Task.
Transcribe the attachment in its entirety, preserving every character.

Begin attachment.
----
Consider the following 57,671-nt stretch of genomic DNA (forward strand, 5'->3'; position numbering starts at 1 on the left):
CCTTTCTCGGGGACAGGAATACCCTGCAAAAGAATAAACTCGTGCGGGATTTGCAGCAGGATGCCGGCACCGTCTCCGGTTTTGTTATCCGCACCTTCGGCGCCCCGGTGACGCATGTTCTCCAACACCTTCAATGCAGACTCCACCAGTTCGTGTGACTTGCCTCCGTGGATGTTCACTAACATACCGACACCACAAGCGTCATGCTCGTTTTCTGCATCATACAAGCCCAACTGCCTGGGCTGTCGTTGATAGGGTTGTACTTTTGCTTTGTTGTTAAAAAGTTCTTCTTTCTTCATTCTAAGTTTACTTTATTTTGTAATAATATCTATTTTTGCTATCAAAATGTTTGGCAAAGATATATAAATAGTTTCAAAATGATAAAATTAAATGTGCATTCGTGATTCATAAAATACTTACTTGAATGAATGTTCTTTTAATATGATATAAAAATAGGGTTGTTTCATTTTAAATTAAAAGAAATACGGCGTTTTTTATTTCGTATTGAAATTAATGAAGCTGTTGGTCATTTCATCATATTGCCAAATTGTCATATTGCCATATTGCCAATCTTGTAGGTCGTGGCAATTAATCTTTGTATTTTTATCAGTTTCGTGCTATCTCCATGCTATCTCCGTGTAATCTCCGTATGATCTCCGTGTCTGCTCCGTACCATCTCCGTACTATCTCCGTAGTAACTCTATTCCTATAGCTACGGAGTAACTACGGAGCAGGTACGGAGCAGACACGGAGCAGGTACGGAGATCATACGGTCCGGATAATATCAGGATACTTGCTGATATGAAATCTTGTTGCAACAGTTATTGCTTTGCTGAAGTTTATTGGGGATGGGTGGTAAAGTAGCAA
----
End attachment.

Consider the following 57,671-nt stretch of genomic DNA (forward strand, 5'->3'; position numbering starts at 1 on the left):
CCTTTCTCGGGGACAGGAATACCCTGCAAAAGAATAAACTCGTGCGGGATTTGCAGCAGGATGCCGGCACCGTCTCCGGTTTTGTTATCCGCACCTTCGGCGCCCCGGTGACGCATGTTCTCCAACACCTTCAATGCAGACTCCACCAGTTCGTGTGACTTGCCTCCGTGGATGTTCACTAACATACCGACACCACAAGCGTCATGCTCGTTTTCTGCATCATACAAGCCCAACTGCCTGGGCTGTCGTTGATAGGGTTGTACTTTTGCTTTGTTGTTAAAAAGTTCTTCTTTCTTCATTCTAAGTTTACTTTATTTTGTAATAATATCTATTTTTGCTATCAAAATGTTTGGCAAAGATATATAAATAGTTTCAAAATGATAAAATTAAATGTGCATTCGTGATTCATAAAATACTTACTTGAATGAATGTTCTTTTAATATGATATAAAAATAGGGTTGTTTCATTTTAAATTAAAAGAAATACGGCGTTTTTTATTTCGTATTGAAATTAATGAAGCTGTTGGTCATTTCATCATATTGCCAAATTGTCATATTGCCATATTGCCAATCTTGTAGGTCGTGGCAATTAATCTTTGTATTTTTATCAGTTTCGTGCTATCTCCATGCTATCTCCGTGTAATCTCCGTATGATCTCCGTGTCTGCTCCGTACCATCTCCGTACTATCTCCGTAGTAACTCTATTCCTATAGCTACGGAGTAACTACGGAGCAGGTACGGAGCAGACACGGAGCAGGTACGGAGATCATACGGTCCGGATAATATCAGGATACTTGCTGATATGAAATCTTGTTGCAACAGTTATTGCTTTGCTGAAGTTTATTGGGGATGGGTGGTAAAGTAGCAA